What motivates the spread of online activism? That’s one of the questions that motivated my new profile of anthropologist Gabriella Coleman in The Chronicle of Higher Education. Thanks to over a decade of fieldwork among open-source programmers and Anonymous pranksters, Coleman has a few helpful answers.
Some hackers, it’s true, happen to be anticorporate activists. And the open-source pioneer Eric S. Raymond—”the hacker culture’s resident ethnographer since around 1990,” as he puts it—takes Coleman to task for not saying more about the libertarian rationale often held among those of his ilk, which would object to copyright law as an affront to the free market. In the end, though, hackers’ varying justifications matter less than what they actually do together. They became a force in mainstream politics through the back door because there was no choice; to the extent that file sharing, copying, and remixing aren’t allowed, free software cannot operate.
This is the insight that Coleman wants to bring to her fellow anthropologists in Coding Freedom: While liberal values like transparency, autonomy, and free inquiry may be cherished by many people in the abstract, the geeks who have fought for those values most assiduously on our behalf learned to care so much about them through practice, by what those values enabled them to produce. And when hackers are able solve technical problems by setting information free, they start to imagine what other kinds of problems they might be able to fix.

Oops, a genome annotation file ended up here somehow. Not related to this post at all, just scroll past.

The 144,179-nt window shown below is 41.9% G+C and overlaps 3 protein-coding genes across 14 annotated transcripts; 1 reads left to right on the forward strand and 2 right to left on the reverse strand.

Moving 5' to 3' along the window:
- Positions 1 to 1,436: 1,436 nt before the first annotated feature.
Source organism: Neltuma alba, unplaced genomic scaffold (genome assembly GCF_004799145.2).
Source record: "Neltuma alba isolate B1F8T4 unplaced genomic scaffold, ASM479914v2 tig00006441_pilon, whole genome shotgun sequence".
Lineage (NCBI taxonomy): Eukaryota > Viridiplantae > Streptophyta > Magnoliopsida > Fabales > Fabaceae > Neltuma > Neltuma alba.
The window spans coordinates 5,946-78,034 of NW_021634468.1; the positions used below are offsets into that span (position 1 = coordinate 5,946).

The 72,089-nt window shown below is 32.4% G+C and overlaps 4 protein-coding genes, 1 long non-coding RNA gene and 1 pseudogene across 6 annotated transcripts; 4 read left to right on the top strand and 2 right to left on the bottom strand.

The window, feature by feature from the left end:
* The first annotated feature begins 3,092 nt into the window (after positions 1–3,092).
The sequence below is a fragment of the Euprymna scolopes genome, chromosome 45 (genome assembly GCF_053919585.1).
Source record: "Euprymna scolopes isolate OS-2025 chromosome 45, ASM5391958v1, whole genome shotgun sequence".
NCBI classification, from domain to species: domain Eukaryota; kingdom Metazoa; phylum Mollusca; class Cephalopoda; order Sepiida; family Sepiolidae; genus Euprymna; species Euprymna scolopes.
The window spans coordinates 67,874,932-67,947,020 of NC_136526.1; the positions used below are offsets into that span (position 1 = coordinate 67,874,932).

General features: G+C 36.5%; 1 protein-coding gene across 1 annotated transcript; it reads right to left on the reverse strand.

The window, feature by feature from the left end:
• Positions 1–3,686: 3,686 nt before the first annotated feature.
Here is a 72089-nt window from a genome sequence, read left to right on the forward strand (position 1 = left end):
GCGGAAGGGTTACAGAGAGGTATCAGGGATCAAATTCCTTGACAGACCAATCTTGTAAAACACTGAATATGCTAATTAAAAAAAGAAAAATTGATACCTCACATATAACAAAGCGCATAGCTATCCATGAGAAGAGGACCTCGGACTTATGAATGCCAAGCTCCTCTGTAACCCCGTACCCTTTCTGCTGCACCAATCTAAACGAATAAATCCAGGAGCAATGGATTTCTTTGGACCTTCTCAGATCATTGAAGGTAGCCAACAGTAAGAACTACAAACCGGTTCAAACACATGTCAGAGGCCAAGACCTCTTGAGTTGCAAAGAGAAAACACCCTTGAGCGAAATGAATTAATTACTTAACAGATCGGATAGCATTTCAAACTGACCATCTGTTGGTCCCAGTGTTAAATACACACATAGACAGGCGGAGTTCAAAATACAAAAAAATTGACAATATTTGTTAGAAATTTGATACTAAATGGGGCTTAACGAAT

Read the full article at The Chronicle. And download Coding Freedom for free at her website. Also, don’t miss my conversation with Devin Balkind and Leah Feder on free software in Occupy Sandy that appeared here at Waging Nonviolence, based on an interview conducted for this article.
As autocrats become savvier in using technology to repress dissent, activists are striving to preserve the benefits of digital activism and mitigate the risks.
Environmental activist Evgeniya Chirikova once helped save a forest in Moscow. Now she’s trying to give voice to Russian activists and journalists resisting Putin’s regime.
Facing extreme poverty and a lack of basic services, a movement in Rajasthan is renewing its push for an ambitious law to hold officials accountable.